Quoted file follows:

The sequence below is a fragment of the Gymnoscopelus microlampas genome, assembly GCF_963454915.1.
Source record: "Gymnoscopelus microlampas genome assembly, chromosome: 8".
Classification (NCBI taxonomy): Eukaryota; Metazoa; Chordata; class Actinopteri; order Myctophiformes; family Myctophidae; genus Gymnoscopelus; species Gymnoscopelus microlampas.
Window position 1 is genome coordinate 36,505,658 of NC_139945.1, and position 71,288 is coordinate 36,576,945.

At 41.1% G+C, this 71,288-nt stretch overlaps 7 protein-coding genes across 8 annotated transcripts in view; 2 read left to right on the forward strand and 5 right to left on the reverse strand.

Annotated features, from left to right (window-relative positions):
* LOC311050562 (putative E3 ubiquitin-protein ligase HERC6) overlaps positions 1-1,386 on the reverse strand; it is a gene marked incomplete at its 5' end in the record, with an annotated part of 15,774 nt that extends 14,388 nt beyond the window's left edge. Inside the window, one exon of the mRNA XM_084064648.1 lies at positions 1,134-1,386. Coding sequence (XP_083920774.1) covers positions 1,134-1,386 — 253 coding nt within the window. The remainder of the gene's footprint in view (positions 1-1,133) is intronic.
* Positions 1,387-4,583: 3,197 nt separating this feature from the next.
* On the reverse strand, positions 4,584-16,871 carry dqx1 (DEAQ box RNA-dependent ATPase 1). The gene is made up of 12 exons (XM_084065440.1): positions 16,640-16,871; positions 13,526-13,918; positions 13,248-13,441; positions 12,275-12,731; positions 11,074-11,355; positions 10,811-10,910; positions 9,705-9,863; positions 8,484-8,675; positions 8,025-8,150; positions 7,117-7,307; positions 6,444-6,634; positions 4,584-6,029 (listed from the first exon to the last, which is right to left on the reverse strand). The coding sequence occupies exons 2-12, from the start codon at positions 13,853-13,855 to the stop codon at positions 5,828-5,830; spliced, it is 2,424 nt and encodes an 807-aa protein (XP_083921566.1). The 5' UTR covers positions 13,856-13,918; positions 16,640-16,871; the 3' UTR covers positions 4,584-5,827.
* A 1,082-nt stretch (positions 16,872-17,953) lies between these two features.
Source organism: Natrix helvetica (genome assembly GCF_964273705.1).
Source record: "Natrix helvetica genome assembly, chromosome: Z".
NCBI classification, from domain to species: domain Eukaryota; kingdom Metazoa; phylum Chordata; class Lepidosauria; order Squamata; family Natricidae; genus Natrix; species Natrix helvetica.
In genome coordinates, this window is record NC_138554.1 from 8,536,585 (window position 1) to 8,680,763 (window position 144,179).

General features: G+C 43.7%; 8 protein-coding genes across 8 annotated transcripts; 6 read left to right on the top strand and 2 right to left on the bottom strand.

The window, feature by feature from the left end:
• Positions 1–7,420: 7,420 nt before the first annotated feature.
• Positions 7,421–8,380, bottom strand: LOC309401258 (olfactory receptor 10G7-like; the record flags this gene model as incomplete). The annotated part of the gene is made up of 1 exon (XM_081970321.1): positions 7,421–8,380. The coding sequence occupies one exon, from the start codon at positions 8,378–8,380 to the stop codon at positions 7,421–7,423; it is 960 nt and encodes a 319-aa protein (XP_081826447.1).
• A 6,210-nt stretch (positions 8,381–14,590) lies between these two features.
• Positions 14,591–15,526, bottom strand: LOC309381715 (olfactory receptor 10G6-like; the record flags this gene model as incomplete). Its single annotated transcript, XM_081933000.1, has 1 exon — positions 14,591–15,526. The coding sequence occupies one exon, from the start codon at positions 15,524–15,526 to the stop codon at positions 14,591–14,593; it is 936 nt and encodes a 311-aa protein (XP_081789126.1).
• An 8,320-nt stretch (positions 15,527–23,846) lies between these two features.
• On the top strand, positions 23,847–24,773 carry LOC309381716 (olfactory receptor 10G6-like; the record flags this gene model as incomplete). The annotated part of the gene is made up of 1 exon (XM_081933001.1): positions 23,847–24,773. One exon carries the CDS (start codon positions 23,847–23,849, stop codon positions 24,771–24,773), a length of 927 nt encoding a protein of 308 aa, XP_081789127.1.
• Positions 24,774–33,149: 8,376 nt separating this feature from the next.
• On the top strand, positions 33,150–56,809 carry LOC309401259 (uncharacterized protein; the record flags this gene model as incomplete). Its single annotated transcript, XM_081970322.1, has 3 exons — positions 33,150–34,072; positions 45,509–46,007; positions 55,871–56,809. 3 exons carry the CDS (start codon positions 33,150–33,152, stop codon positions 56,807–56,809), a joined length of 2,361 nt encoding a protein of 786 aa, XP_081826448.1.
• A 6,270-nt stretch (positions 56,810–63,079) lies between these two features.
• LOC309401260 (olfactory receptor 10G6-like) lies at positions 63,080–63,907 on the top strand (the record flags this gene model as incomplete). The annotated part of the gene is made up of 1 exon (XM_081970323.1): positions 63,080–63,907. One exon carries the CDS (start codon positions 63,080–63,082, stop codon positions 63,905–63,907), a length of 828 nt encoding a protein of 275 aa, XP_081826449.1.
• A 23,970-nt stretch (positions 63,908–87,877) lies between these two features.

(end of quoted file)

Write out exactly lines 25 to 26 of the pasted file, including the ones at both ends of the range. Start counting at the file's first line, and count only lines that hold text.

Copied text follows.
• A 6,270-nt stretch (positions 56,810–63,079) lies between these two features.
• LOC309401260 (olfactory receptor 10G6-like) lies at positions 63,080–63,907 on the top strand (the record flags this gene model as incomplete). The annotated part of the gene is made up of 1 exon (XM_081970323.1): positions 63,080–63,907. One exon carries the CDS (start codon positions 63,080–63,082, stop codon positions 63,905–63,907), a length of 828 nt encoding a protein of 275 aa, XP_081826449.1.